Use this URL to cite or link to this record in EThOS: http://ethos.bl.uk/OrderDetails.do?uin=uk.bl.ethos.566021
Title: Low-mach number effects and late-time treatment of Richtmyer-Meshkov and Rayleigh-Taylor instabilities
Author: Oggian, Tommaso
Awarding Body: Cranfield University
Current Institution: Cranfield University
Date of Award: 2011
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Abstract:
The Richtmyer-Meshkov instability appears when the mixing between two fluids is triggered by the passage of a shock wave. It occurs in a range of different applications, such as astrophysics, inertial confinement fusion and supersonic combustion. Due to the extreme complexity of this phenomenon to be reproduced in a controlled environment, its study heavily relies on numerical methods. The presence of a shock wave as a triggering factor requires the use of compressible solvers, but once the shock has started the mixing process, the flow field freely decays and becomes incompressible. The dynamics of this instability is still to be fully understood, especially its long-time behaviour. One of the hypothesis is that the mixing layer achieves a self-similar development at some point during its evolution. However, the low-Mach flow at late-times does not always allow to push compressible simulations so far in time and when it is possible, they become extremely demanding from a computational point of view. In fact, it is known that standard compressible methods fail when the Mach number of the numerical field is low and moreover they lose time-marching efficiency. In this thesis, a new approach to the study of the very late-stage of the instability through the use of ILES is presented. The technique consists in starting the simulation by using the compressible model and to initialise the incompressible solver when the compressibility of the numerical field becomes sufficiently low. This allows to bypass the issues previously mentioned and study the very late-stage of the instability at reasonable computational costs. For this purpose, a new incompressible solver that employs high-resolution methods and which is based on the pressure-projection technique is developed. A number of different Riemann-solvers and reconstruction schemes are tested against experiments using the incompressible, impulsive version of RMI as test case. Two alternative methods are considered for triggering the mixing: velocity impulse and gravity pulse. Excellent results were obtained by using the former, whereas discrepancies were noticed when the latter was employed. Comparisons against numerical simulations in the literature allowed to identify the inviscid nature of the solver as the cause of these differences. However, this did not affect the capability of the solver to correctly compute multi-mode cases, in which viscosity is negligible. A preliminary study on the compressibility of the numerical field in time proved the feasibility of the numerical transition and a switching criterion based on the Mach number was established. The approach was therefore tested on a single-mode perturbation case and compared against compressible simulation. Very good agreement was found in the prediction of the growth of the instability and the analysis of the divergence of velocity of the numerical field proved the incompressibility of the solution generated by the hybrid solver. Finally, the approach was applied to multi-mode test cases. Excellent agreement with the theory was found. The turbulent kinetic energy presented a modified subinertial range and the growth exponent was very close to fully compressible predictions and experiments. Deeper results analysis showed against compressible simulations showed very good agreement on the flow physics. In fact, the instability settled to a self-similar regime with the same time-scale predicted by compressible analysis, but the simulated time reached by the hybrid solver was three times longer. The results obtained proved the applicability of the approach, opening to new possibilities for the study of the instability.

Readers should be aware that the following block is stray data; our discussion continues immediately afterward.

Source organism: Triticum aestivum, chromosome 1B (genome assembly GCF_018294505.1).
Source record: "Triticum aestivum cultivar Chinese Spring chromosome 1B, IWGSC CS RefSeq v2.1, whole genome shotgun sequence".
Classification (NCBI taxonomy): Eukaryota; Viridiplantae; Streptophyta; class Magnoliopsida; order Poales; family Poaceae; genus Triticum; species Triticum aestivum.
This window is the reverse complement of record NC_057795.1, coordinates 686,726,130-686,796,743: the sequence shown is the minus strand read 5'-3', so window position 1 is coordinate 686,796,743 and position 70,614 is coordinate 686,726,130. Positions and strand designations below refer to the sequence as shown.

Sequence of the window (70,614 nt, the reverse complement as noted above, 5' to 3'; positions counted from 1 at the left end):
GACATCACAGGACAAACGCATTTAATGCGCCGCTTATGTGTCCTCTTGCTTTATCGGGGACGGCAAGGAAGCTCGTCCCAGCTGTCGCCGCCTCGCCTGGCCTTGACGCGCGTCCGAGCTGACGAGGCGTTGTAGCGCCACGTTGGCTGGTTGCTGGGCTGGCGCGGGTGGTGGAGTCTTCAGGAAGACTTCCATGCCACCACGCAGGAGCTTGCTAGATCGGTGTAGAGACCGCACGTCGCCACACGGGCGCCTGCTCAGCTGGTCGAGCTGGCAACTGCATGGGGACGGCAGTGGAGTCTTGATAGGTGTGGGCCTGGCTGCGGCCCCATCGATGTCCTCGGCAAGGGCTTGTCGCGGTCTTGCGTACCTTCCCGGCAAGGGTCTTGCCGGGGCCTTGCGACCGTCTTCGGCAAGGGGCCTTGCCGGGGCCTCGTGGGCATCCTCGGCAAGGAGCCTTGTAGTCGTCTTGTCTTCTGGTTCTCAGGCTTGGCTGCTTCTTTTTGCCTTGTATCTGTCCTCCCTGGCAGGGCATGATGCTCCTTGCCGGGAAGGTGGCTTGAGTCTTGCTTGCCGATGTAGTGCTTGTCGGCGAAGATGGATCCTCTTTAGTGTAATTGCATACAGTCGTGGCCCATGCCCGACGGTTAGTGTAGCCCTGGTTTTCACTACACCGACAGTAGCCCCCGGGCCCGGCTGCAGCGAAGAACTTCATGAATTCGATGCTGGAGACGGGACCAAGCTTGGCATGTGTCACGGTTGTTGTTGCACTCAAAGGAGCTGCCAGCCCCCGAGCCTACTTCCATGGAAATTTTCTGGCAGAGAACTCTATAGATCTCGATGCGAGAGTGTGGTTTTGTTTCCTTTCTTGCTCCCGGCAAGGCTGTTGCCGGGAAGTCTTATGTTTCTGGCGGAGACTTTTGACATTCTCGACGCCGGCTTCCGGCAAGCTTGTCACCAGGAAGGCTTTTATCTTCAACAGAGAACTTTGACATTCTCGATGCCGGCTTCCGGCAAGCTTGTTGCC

Supervisor: Drikakis, Dimitris Sponsor: Not available
Qualification Name: Thesis (Ph.D.) Qualification Level: Doctoral
EThOS ID: uk.bl.ethos.566021  DOI: Not available
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